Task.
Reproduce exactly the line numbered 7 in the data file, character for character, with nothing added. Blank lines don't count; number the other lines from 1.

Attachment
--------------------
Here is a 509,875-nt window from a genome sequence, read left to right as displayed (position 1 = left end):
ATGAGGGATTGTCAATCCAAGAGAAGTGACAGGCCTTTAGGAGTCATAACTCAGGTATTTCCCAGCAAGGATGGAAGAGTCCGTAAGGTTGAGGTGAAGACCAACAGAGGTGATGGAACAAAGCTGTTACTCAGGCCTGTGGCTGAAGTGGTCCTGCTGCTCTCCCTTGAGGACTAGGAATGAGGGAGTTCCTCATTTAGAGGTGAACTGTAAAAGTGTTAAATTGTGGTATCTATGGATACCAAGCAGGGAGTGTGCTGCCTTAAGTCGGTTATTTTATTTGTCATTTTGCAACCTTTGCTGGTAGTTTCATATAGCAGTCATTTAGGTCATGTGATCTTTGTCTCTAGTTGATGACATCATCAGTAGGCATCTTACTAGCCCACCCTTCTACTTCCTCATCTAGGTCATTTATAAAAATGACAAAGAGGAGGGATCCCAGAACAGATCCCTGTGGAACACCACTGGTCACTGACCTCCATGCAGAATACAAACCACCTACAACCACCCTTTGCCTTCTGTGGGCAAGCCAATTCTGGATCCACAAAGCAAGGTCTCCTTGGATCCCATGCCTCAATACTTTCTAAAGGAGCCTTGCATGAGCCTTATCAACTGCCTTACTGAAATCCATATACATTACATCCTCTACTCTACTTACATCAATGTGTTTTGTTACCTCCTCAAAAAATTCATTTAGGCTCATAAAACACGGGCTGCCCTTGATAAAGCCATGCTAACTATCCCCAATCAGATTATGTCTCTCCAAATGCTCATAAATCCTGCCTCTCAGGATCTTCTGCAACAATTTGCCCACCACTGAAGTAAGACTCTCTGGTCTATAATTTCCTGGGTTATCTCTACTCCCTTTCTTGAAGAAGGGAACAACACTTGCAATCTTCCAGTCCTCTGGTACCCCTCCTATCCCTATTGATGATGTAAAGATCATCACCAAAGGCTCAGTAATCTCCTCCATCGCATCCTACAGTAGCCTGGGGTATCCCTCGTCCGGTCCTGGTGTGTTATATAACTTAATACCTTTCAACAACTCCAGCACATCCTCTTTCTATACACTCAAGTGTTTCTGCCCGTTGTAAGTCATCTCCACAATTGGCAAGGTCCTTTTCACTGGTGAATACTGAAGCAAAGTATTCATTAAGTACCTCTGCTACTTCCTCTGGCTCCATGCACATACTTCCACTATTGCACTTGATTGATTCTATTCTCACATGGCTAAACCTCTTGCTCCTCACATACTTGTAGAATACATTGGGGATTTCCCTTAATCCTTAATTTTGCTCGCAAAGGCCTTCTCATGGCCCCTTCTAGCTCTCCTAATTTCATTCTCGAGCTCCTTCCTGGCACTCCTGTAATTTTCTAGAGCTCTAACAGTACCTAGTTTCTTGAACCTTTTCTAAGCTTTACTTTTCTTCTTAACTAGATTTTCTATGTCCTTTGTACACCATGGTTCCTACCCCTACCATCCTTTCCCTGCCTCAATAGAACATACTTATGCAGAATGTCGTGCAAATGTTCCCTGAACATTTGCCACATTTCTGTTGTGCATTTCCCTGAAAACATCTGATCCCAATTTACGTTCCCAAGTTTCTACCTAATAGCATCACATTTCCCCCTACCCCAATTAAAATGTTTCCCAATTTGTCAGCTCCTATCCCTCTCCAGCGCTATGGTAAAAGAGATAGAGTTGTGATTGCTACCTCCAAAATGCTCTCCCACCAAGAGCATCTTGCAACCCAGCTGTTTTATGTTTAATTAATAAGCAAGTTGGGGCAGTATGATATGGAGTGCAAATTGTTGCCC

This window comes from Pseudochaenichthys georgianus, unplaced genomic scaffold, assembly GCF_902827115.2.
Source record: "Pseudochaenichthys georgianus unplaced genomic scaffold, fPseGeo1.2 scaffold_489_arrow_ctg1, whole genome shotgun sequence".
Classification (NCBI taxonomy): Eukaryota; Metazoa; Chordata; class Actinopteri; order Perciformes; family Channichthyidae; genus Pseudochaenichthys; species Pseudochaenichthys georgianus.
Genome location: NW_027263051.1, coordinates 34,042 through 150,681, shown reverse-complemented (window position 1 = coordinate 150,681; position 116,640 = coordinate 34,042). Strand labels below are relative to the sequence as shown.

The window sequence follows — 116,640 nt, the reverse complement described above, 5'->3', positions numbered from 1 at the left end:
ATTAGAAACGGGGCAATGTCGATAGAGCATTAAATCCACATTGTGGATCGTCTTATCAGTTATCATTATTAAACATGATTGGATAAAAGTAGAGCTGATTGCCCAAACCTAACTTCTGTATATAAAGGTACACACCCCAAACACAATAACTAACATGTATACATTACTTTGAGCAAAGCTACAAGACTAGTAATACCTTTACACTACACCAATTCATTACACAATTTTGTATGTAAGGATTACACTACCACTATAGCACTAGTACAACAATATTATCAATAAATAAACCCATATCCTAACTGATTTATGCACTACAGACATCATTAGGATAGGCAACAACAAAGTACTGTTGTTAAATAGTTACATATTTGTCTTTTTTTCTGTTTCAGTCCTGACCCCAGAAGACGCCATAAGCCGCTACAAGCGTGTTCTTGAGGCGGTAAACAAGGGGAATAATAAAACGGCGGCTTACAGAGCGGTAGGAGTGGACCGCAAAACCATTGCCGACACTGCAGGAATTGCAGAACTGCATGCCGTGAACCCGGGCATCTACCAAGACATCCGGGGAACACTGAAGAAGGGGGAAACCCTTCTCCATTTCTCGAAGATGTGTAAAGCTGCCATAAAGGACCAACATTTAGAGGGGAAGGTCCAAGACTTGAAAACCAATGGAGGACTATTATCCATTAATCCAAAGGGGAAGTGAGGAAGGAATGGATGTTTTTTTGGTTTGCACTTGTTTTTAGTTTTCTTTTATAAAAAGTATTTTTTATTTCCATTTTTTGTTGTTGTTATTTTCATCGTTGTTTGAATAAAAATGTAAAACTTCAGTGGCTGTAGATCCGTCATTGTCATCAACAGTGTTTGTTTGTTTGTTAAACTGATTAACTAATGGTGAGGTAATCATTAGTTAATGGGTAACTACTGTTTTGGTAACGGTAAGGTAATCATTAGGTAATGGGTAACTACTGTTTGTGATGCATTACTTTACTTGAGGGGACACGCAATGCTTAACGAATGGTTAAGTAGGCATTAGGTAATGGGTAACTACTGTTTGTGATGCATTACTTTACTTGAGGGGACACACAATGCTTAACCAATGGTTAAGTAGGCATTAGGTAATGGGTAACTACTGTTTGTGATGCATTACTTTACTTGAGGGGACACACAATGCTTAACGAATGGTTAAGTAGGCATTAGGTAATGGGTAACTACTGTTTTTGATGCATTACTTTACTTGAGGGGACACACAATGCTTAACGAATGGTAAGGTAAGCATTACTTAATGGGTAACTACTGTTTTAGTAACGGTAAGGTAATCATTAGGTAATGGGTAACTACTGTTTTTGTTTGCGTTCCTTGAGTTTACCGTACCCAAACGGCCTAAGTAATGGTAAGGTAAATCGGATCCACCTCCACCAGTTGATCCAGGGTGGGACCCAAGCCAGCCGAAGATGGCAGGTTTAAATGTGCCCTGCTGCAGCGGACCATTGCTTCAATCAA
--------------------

The window sequence follows — 116,640 nt, the reverse complement described above, 5'->3', positions numbered from 1 at the left end: